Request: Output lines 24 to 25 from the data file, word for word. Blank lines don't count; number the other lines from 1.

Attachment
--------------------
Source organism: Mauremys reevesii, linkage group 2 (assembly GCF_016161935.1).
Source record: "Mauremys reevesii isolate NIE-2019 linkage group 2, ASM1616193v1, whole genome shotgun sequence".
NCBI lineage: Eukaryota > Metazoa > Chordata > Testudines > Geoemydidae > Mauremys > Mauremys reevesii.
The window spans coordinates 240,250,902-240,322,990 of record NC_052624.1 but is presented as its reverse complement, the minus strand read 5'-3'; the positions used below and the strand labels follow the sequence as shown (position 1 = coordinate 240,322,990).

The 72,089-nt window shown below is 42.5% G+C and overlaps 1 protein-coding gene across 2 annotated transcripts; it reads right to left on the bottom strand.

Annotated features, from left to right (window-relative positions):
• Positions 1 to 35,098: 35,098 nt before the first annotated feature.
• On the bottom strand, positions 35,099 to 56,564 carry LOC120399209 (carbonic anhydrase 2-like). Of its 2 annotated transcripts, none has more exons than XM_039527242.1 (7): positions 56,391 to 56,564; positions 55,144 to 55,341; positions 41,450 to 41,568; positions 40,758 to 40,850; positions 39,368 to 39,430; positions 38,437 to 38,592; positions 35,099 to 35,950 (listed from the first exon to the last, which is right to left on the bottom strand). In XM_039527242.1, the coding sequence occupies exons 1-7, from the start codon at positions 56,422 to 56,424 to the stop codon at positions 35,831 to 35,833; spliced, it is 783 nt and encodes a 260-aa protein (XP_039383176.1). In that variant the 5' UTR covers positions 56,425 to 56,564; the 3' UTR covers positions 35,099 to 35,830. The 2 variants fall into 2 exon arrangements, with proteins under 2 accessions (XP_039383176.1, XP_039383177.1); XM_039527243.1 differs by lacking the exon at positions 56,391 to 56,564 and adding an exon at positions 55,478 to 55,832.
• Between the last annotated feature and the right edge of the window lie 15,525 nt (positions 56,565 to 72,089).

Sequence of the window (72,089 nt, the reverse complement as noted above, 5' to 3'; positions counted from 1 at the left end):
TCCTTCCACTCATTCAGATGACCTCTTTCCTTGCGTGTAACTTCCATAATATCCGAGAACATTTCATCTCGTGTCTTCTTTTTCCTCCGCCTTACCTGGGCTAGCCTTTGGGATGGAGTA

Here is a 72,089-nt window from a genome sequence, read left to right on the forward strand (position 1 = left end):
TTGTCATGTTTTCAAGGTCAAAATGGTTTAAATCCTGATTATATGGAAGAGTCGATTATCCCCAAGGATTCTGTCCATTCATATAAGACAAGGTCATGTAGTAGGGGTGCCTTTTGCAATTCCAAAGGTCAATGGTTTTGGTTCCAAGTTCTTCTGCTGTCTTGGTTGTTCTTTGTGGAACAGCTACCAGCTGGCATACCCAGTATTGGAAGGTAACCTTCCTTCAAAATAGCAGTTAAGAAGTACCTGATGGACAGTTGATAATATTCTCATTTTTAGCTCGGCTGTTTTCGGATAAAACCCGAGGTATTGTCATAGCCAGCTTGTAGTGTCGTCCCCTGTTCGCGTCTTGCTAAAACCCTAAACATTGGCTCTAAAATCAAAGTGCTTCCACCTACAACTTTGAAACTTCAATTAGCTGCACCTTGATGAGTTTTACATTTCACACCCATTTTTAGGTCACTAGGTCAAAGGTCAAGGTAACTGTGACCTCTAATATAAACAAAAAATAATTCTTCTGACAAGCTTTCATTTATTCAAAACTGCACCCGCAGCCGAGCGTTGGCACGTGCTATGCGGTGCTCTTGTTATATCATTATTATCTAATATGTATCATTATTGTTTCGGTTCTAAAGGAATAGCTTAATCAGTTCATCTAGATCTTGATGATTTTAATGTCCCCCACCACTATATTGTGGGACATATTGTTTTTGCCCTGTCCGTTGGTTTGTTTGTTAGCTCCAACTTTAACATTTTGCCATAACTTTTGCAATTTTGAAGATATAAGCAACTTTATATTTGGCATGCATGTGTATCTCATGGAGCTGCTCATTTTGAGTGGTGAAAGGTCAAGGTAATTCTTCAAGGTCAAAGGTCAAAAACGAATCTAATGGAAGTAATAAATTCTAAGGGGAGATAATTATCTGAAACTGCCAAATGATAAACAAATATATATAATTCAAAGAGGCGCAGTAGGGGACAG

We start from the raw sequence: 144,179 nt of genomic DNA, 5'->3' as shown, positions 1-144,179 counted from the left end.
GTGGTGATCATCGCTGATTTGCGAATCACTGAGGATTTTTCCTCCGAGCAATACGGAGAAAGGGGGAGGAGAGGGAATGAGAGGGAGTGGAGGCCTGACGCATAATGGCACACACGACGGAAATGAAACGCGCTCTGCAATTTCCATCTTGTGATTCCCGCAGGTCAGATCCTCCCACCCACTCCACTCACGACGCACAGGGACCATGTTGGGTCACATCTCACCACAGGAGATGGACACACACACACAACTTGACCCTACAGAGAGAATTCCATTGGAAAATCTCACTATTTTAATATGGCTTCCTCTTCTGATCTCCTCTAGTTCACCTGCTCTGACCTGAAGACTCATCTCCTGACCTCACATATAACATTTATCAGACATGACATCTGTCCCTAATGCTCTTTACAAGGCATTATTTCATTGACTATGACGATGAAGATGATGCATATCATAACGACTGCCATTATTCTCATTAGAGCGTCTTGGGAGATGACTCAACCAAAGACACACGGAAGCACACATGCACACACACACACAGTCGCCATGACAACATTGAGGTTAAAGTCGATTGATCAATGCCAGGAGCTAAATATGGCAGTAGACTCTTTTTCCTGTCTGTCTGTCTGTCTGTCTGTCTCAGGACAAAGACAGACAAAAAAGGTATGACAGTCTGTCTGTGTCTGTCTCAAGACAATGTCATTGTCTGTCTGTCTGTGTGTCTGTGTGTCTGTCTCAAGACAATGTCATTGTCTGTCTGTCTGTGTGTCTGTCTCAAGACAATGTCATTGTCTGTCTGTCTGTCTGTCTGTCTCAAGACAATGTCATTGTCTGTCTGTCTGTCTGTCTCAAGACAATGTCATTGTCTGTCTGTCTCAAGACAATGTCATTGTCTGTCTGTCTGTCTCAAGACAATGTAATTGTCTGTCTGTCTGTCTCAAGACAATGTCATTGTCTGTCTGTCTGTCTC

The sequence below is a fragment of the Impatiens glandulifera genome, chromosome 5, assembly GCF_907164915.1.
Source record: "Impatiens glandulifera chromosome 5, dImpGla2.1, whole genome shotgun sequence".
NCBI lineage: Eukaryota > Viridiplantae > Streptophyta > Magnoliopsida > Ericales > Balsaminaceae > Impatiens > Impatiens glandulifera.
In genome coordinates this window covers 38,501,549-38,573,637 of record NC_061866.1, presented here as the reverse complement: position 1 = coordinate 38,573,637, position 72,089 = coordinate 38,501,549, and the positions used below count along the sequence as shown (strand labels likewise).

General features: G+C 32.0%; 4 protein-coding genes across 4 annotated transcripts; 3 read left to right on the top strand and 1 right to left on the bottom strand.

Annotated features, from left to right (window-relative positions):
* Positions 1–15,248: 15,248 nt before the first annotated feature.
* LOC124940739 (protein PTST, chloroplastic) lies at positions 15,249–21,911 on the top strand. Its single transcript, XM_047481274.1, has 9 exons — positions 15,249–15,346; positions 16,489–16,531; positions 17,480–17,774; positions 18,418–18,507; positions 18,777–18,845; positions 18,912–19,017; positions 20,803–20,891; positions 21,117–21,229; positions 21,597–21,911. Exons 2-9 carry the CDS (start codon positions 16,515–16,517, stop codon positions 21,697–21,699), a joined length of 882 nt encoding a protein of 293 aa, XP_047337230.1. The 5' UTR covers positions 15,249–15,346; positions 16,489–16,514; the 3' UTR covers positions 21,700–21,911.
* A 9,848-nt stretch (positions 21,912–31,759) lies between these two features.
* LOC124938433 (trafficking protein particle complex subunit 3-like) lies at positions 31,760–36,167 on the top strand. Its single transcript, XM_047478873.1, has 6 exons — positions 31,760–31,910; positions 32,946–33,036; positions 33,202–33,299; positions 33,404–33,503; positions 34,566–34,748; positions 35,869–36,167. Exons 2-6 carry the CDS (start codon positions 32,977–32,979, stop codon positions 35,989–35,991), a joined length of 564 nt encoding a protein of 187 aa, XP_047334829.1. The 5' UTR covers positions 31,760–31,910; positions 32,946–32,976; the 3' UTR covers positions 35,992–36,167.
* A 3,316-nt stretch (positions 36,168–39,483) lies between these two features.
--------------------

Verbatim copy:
* A 9,848-nt stretch (positions 21,912–31,759) lies between these two features.
* LOC124938433 (trafficking protein particle complex subunit 3-like) lies at positions 31,760–36,167 on the top strand. Its single transcript, XM_047478873.1, has 6 exons — positions 31,760–31,910; positions 32,946–33,036; positions 33,202–33,299; positions 33,404–33,503; positions 34,566–34,748; positions 35,869–36,167. Exons 2-6 carry the CDS (start codon positions 32,977–32,979, stop codon positions 35,989–35,991), a joined length of 564 nt encoding a protein of 187 aa, XP_047334829.1. The 5' UTR covers positions 31,760–31,910; positions 32,946–32,976; the 3' UTR covers positions 35,992–36,167.